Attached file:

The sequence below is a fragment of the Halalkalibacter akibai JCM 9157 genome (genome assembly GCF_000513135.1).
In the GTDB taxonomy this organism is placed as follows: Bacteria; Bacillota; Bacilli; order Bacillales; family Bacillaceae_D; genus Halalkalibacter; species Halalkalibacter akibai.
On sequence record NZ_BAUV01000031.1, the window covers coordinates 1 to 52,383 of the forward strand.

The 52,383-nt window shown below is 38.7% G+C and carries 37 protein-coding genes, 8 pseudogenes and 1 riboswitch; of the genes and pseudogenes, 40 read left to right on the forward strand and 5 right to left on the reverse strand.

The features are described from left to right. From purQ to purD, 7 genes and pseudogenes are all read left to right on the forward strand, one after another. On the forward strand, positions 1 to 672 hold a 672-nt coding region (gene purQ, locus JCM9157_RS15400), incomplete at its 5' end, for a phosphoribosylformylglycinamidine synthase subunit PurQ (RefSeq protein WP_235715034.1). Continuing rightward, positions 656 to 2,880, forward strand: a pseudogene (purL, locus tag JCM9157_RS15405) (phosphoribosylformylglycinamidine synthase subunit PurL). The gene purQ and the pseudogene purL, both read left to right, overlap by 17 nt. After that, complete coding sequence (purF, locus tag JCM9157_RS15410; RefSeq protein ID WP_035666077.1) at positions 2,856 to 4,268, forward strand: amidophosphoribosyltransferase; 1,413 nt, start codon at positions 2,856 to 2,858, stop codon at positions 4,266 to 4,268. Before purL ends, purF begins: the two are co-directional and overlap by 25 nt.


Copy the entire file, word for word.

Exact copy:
The sequence below is a fragment of the Halalkalibacter akibai JCM 9157 genome (genome assembly GCF_000513135.1).
In the GTDB taxonomy this organism is placed as follows: Bacteria; Bacillota; Bacilli; order Bacillales; family Bacillaceae_D; genus Halalkalibacter; species Halalkalibacter akibai.
On sequence record NZ_BAUV01000031.1, the window covers coordinates 1 to 52,383 of the forward strand.

The 52,383-nt window shown below is 38.7% G+C and carries 37 protein-coding genes, 8 pseudogenes and 1 riboswitch; of the genes and pseudogenes, 40 read left to right on the forward strand and 5 right to left on the reverse strand.

The features are described from left to right. From purQ to purD, 7 genes and pseudogenes are all read left to right on the forward strand, one after another. On the forward strand, positions 1 to 672 hold a 672-nt coding region (gene purQ, locus JCM9157_RS15400), incomplete at its 5' end, for a phosphoribosylformylglycinamidine synthase subunit PurQ (RefSeq protein WP_235715034.1). Continuing rightward, positions 656 to 2,880, forward strand: a pseudogene (purL, locus tag JCM9157_RS15405) (phosphoribosylformylglycinamidine synthase subunit PurL). The gene purQ and the pseudogene purL, both read left to right, overlap by 17 nt. After that, complete coding sequence (purF, locus tag JCM9157_RS15410; RefSeq protein ID WP_035666077.1) at positions 2,856 to 4,268, forward strand: amidophosphoribosyltransferase; 1,413 nt, start codon at positions 2,856 to 2,858, stop codon at positions 4,266 to 4,268. Before purL ends, purF begins: the two are co-directional and overlap by 25 nt.